Christopher Ludwig Eisgruber has served as Princeton University’s 20th president since July 2013. He served previously as Princeton's provost for nine years, beginning in 2004, after joining the Princeton faculty in 2001.
As president, Eisgruber has led efforts to increase the representation of low-income and first-generation students at Princeton and other colleges and universities. Princeton’s socioeconomic diversity initiatives have attracted national attention from The New York Times, The Washington Post, 60 Minutes and other news outlets. Eisgruber has also been a leading voice in Washington and elsewhere for the value of research and liberal arts education. He has emphasized the importance of both free speech and inclusivity to Princeton’s mission; championed the University’s commitment to service; and launched initiatives designed to fortify Princeton’s connections to the innovation ecosystem in New Jersey and beyond.
Eisgruber received his A.B. in physics from Princeton in 1983, graduating magna cum laude and Phi Beta Kappa. He then earned an M.Litt in politics at the University of Oxford as a Rhodes Scholar, and a J.D. cum laude at the University of Chicago Law School, where he served as editor-in-chief of the law review. After clerking for U.S. Court of Appeals Judge Patrick Higginbotham and U.S. Supreme Court Justice John Paul Stevens, he taught at New York University's School of Law for 11 years.
In 2001, Eisgruber joined the Princeton faculty as the director of the Program in Law and Public Affairs and the Laurance S. Rockefeller Professor of Public Affairs in the Woodrow Wilson School of Public and International Affairs and the University Center for Human Values. He directed Princeton's Program in Law and Public Affairs from 2001 to 2004. Eisgruber was named Princeton's 11th provost in 2004 and in that capacity was the University's second-ranking official and its chief academic and budgetary officer.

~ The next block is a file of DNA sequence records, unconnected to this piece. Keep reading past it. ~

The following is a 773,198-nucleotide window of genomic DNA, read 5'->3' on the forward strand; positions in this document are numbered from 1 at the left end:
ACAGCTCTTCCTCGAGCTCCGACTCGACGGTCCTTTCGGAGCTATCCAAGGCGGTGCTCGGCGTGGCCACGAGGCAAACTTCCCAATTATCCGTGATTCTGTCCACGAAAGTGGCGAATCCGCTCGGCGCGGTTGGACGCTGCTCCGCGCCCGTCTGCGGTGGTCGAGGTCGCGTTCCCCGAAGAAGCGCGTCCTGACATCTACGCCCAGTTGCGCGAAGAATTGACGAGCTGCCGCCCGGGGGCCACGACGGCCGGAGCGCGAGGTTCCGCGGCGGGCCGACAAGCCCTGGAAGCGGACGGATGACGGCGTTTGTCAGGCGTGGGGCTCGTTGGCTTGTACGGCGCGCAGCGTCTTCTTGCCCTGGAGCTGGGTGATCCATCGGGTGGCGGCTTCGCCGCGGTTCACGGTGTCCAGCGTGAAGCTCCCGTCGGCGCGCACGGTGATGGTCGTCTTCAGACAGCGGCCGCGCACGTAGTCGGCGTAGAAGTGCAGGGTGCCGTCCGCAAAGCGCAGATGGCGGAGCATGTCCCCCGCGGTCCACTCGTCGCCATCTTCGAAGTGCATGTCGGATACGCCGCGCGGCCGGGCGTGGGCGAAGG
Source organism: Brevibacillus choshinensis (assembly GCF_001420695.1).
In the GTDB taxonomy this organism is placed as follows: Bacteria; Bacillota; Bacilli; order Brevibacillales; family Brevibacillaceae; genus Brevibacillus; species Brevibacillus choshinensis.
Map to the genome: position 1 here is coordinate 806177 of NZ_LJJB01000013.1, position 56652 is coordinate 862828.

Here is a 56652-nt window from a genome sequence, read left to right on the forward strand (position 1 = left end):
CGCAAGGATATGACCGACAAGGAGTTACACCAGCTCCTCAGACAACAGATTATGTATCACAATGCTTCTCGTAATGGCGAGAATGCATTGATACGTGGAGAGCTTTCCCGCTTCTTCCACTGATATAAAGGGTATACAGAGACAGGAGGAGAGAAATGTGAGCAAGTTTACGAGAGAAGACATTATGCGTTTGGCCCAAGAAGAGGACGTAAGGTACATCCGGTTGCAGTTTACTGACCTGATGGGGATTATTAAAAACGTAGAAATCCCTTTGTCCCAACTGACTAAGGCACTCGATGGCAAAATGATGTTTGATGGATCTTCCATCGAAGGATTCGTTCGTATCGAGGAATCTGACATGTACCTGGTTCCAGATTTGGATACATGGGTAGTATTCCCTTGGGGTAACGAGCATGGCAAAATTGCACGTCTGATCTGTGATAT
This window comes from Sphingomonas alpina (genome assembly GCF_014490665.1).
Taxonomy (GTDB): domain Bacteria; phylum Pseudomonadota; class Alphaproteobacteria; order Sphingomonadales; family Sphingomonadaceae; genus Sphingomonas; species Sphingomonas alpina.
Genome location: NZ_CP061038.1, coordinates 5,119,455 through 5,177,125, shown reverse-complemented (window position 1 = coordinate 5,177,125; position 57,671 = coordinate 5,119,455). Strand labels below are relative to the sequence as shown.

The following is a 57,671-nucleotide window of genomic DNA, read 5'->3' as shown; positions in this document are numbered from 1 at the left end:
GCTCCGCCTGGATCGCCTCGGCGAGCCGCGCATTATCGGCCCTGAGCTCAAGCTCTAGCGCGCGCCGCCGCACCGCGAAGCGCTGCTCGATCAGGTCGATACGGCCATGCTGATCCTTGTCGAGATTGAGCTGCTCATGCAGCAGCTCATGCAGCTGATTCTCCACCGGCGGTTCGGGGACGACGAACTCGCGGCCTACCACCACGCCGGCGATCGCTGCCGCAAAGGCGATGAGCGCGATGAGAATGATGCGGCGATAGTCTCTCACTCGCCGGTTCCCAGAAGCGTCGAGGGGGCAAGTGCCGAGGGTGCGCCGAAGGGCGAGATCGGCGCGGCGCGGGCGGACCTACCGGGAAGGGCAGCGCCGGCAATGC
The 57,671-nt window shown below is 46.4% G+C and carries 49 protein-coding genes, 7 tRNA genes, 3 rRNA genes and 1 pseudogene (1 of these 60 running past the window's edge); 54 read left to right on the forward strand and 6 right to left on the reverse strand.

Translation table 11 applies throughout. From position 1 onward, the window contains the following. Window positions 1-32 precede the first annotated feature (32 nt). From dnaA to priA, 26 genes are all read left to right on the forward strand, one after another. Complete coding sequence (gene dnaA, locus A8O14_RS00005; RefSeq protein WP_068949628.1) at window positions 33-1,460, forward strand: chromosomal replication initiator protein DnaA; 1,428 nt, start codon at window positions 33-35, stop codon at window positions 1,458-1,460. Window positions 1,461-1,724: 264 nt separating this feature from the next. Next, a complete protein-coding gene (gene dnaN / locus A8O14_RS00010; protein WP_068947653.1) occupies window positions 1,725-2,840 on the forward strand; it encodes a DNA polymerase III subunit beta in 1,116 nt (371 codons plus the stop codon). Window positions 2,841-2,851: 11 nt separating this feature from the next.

A renowned constitutional scholar, Eisgruber has published numerous articles on constitutional issues and testified multiple times before legislative bodies on the issue of religious freedom. His books include Constitutional Self-Government (2001); Religious Freedom and the Constitution (with Lawrence Sager, 2007); and The Next Justice: Repairing the Supreme Court Appointments Process (2007).
In 2014, Eisgruber was elected to membership in the American Academy of Arts and Sciences. He received an honorary doctorate from the University of Edinburgh in 2015 and was elected an honorary fellow of University College, Oxford, in 2017. He is also a steering committee member of the American Talent Initiative and a member of the Global University Leaders Forum of the World Economic Forum.